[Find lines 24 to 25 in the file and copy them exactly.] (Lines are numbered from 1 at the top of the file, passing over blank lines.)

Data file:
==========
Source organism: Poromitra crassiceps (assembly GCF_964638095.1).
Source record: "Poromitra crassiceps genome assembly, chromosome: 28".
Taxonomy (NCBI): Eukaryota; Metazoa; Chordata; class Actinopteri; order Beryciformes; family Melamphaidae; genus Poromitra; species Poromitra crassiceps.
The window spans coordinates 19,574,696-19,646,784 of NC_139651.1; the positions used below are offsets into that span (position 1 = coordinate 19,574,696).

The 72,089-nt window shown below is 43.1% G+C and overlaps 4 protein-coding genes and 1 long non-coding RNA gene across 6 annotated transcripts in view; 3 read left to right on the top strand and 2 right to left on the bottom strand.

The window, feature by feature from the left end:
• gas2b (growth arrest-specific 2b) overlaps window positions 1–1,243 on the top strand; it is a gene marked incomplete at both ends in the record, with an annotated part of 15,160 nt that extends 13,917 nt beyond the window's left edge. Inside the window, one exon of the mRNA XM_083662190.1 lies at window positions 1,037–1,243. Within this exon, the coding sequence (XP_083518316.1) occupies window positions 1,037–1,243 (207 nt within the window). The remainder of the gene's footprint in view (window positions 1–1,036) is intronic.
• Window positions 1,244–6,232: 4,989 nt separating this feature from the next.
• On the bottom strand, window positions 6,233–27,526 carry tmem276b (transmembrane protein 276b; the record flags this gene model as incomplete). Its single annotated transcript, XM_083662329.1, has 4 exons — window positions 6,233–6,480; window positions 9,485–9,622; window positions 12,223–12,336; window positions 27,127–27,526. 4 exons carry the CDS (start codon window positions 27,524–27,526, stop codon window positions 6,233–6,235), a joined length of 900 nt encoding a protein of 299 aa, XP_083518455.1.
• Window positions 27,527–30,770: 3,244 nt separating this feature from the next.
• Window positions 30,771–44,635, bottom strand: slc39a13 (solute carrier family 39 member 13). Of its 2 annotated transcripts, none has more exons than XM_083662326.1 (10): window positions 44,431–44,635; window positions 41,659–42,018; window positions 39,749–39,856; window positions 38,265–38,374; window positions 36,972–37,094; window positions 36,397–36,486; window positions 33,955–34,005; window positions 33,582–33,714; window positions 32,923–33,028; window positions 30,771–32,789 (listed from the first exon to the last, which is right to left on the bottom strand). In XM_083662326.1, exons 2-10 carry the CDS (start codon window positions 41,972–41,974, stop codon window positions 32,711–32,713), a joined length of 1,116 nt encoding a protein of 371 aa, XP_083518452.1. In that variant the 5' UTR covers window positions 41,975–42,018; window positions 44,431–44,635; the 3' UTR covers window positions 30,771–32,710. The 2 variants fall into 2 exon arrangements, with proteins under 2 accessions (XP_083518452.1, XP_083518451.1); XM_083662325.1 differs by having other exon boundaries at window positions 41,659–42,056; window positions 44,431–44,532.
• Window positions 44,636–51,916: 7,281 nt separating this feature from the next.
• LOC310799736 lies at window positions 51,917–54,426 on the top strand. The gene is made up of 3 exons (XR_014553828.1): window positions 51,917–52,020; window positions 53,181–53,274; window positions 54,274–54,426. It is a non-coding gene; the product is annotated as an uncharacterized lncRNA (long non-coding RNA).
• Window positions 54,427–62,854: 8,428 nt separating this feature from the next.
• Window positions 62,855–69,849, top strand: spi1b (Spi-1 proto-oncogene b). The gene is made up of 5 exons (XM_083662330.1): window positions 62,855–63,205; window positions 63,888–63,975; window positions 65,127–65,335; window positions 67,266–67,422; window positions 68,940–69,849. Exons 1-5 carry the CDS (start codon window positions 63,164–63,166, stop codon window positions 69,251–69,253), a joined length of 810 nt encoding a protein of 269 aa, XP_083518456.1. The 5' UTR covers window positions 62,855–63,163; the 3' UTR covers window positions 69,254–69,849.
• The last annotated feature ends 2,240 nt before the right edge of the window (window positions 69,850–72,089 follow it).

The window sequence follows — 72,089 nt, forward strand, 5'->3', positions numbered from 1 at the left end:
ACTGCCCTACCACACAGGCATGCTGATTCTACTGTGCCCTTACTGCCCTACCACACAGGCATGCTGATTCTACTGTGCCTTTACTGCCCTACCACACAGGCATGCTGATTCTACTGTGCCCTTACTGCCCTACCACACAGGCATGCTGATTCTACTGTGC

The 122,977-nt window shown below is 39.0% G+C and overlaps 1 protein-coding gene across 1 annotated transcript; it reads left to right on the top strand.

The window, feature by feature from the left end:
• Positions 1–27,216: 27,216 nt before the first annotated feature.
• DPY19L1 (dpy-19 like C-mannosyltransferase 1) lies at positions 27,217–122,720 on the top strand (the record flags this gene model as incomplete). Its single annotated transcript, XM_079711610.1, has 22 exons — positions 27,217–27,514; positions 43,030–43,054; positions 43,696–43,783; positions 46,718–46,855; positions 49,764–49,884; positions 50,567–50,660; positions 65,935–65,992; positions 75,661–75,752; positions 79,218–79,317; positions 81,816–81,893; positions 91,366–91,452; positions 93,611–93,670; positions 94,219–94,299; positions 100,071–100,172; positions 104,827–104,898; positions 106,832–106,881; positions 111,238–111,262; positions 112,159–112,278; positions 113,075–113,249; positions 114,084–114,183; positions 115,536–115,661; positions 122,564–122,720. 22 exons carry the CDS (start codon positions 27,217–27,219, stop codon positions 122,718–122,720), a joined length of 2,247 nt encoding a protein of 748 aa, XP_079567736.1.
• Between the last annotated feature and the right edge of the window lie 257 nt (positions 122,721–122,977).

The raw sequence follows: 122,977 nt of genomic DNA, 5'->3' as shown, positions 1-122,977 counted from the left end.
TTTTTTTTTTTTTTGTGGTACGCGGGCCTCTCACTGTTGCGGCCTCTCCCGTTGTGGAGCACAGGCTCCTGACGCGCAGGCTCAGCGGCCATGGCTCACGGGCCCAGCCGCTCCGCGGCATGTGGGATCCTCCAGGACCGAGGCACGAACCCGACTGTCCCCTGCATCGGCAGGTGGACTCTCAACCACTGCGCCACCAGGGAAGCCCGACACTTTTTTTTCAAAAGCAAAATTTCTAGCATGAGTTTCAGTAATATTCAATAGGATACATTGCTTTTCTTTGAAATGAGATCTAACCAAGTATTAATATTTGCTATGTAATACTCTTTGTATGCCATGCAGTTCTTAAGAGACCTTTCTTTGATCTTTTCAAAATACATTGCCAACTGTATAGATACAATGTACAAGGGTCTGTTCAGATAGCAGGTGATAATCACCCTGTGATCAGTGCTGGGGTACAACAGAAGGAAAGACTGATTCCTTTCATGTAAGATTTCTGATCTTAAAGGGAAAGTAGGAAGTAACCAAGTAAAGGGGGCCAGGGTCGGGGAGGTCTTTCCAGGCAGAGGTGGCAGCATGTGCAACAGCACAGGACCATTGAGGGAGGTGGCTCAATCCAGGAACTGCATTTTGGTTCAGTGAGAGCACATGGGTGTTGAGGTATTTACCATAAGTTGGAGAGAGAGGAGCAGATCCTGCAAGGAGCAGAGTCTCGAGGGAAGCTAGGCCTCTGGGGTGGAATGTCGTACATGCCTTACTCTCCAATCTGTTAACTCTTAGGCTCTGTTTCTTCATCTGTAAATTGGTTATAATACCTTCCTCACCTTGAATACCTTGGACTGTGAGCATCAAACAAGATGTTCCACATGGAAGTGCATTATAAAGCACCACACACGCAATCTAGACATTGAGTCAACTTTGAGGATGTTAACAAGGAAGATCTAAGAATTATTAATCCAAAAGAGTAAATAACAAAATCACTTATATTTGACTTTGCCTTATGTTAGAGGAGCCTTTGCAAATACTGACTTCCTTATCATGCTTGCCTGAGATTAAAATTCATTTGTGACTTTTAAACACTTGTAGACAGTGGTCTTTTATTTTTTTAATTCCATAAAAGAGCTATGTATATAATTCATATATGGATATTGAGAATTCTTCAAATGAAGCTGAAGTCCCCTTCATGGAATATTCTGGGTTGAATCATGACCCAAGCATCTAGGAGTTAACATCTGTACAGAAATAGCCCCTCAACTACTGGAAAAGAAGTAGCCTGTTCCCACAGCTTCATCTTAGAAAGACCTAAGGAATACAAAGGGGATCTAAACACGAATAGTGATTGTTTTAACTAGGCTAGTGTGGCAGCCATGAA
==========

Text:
The raw sequence follows: 122,977 nt of genomic DNA, 5'->3' as shown, positions 1-122,977 counted from the left end.
TTTTTTTTTTTTTTGTGGTACGCGGGCCTCTCACTGTTGCGGCCTCTCCCGTTGTGGAGCACAGGCTCCTGACGCGCAGGCTCAGCGGCCATGGCTCACGGGCCCAGCCGCTCCGCGGCATGTGGGATCCTCCAGGACCGAGGCACGAACCCGACTGTCCCCTGCATCGGCAGGTGGACTCTCAACCACTGCGCCACCAGGGAAGCCCGACACTTTTTTTTCAAAAGCAAAATTTCTAGCATGAGTTTCAGTAATATTCAATAGGATACATTGCTTTTCTTTGAAATGAGATCTAACCAAGTATTAATATTTGCTATGTAATACTCTTTGTATGCCATGCAGTTCTTAAGAGACCTTTCTTTGATCTTTTCAAAATACATTGCCAACTGTATAGATACAATGTACAAGGGTCTGTTCAGATAGCAGGTGATAATCACCCTGTGATCAGTGCTGGGGTACAACAGAAGGAAAGACTGATTCCTTTCATGTAAGATTTCTGATCTTAAAGGGAAAGTAGGAAGTAACCAAGTAAAGGGGGCCAGGGTCGGGGAGGTCTTTCCAGGCAGAGGTGGCAGCATGTGCAACAGCACAGGACCATTGAGGGAGGTGGCTCAATCCAGGAACTGCATTTTGGTTCAGTGAGAGCACATGGGTGTTGAGGTATTTACCATAAGTTGGAGAGAGAGGAGCAGATCCTGCAAGGAGCAGAGTCTCGAGGGAAGCTAGGCCTCTGGGGTGGAATGTCGTACATGCCTTACTCTCCAATCTGTTAACTCTTAGGCTCTGTTTCTTCATCTGTAAATTGGTTATAATACCTTCCTCACCTTGAATACCTTGGACTGTGAGCATCAAACAAGATGTTCCACATGGAAGTGCATTATAAAGCACCACACACGCAATCTAGACATTGAGTCAACTTTGAGGATGTTAACAAGGAAGATCTAAGAATTATTAATCCAAAAGAGTAAATAACAAAATCACTTATATTTGACTTTGCCTTATGTTAGAGGAGCCTTTGCAAATACTGACTTCCTTATCATGCTTGCCTGAGATTAAAATTCATTTGTGACTTTTAAACACTTGTAGACAGTGGTCTTTTATTTTTTTAATTCCATAAAAGAGCTATGTATATAATTCATATATGGATATTGAGAATTCTTCAAATGAAGCTGAAGTCCCCTTCATGGAATATTCTGGGTTGAATCATGACCCAAGCATCTAGGAGTTAACATCTGTACAGAAATAGCCCCTCAACTACTGGAAAAGAAGTAGCCTGTTCCCACAGCTTCATCTTAGAAAGACCTAAGGAATACAAAGGGGATCTAAACACGAATAGTGATTGTTTTAACTAGGCTAGTGTGGCAGCCATGAA